I got interested in the corollary, which is that only 53% of the population pays income tax. I got to thinking, what was that ratio when the economy was better, like in the 1950s? Well, I looked it up, and found that the ratio of taxpayers to the population in 1960 was only 49%! That makes sense when you remember that most women in 1960 were at home wearing aprons (hello, June Cleaver and Harriet Nelson). The Baby Boomers then were still babies, indeed a bunch hadn’t even been born yet. So much for that point.
Then there is the tax question. We had (cough, cough) “conservative” pundits and candidates claiming that having the tax rate increase from 35% to 37% on income in excess of $450,000 per years was “confiscatory.” Well, the maximum tax rate in 1960 was over 90% on income in excess of $300,000 per year (which is probably about $1.5 million today). So much for that!
Banks then charged 6% on a house, and you had to have a solid, real 25% down payment. Today you can get a house for 4% or even less, and if your credit is good enough you can still get one for nothing down.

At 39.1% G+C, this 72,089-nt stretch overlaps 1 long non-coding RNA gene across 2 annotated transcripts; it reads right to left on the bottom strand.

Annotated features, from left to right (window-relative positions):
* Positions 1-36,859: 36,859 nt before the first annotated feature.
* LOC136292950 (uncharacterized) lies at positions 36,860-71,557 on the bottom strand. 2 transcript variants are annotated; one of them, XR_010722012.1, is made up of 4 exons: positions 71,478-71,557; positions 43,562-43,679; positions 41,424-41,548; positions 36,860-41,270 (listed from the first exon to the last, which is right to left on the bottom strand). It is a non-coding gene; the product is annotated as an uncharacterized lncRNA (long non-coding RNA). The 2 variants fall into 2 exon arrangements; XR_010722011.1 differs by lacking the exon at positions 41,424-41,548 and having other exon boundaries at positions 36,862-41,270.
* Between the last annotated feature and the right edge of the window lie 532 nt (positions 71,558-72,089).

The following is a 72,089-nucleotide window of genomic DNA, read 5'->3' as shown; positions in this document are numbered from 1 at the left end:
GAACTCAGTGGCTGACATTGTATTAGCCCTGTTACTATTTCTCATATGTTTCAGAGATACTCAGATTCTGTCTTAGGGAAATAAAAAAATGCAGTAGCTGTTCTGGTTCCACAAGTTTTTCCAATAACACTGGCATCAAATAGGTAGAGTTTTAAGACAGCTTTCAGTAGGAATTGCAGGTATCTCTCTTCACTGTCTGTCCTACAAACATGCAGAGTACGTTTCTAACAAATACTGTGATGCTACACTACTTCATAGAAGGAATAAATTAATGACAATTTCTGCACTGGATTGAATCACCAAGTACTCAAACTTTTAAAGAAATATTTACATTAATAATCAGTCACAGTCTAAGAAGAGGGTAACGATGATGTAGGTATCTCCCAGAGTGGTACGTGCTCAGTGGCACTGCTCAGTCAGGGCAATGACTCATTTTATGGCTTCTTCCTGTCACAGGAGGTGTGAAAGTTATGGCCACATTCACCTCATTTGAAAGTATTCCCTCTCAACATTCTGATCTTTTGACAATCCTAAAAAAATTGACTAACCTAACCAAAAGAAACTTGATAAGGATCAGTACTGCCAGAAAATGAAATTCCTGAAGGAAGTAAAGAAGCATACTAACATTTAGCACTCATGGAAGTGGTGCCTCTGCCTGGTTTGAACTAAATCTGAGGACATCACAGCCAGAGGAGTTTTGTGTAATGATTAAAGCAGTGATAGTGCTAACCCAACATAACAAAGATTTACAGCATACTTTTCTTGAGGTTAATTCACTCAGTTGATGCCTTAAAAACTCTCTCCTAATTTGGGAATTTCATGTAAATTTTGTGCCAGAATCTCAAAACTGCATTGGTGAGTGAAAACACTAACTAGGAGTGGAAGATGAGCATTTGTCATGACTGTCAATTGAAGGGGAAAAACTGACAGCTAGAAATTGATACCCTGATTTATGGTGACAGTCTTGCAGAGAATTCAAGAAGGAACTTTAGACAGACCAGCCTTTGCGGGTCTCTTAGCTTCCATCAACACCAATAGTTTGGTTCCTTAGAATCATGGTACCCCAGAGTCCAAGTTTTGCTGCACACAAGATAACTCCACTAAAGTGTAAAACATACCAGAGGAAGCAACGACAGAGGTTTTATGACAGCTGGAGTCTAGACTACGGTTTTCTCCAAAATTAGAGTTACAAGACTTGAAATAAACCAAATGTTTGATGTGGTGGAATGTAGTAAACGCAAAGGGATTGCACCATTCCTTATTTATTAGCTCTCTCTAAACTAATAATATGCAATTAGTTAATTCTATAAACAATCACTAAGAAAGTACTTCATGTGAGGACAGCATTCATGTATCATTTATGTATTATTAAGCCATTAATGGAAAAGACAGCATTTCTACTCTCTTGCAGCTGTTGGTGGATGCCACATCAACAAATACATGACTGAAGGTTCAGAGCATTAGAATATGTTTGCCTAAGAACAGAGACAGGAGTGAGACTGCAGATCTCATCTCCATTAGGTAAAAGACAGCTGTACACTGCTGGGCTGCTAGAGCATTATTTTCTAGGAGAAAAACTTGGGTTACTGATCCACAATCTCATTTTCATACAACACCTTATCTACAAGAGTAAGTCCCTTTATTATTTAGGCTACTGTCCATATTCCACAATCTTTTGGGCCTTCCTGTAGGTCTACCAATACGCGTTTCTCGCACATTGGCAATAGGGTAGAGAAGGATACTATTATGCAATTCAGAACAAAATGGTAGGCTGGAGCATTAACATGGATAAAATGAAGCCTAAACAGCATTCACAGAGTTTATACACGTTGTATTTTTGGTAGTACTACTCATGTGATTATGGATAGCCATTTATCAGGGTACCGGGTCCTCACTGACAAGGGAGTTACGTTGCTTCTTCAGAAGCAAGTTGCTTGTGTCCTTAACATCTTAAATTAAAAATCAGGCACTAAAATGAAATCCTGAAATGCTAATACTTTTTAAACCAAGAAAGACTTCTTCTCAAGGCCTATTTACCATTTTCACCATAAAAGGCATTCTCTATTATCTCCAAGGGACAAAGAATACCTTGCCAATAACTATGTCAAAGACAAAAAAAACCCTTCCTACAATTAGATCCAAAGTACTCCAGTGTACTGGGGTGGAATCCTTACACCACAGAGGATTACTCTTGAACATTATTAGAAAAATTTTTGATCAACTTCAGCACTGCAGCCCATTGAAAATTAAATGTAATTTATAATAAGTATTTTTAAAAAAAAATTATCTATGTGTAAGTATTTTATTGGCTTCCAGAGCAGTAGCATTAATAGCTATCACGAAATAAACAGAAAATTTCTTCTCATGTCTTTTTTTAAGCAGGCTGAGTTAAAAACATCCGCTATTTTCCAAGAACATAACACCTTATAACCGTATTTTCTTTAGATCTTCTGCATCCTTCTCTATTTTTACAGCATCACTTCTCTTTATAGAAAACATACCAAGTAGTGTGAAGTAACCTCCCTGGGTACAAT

The point of all this isn’t to argue that taxes are too low or too high, or that there are too many or too few taxpayers. What is notable is that, based on these points from the last election, our economy should have been a wreck in 1960 and it wasn’t, and it should be booming now and it isn’t. This tells me our troubles are from other things–and we’re not talking about them, indeed I suspect many are clueless about the other things. I have some ideas on the subject, but I’ll wait until this gets moderated so I can ask about them.
How unfortunate that once again, instead of presenting evidence of the benefits of a train or disproving the benefits of a trail along the state-owned Lake Placid-to-Thendara/Old Forge corridor, train advocates have chosen to insult and malign trail advocates (e.g., “bully,” “delusional”).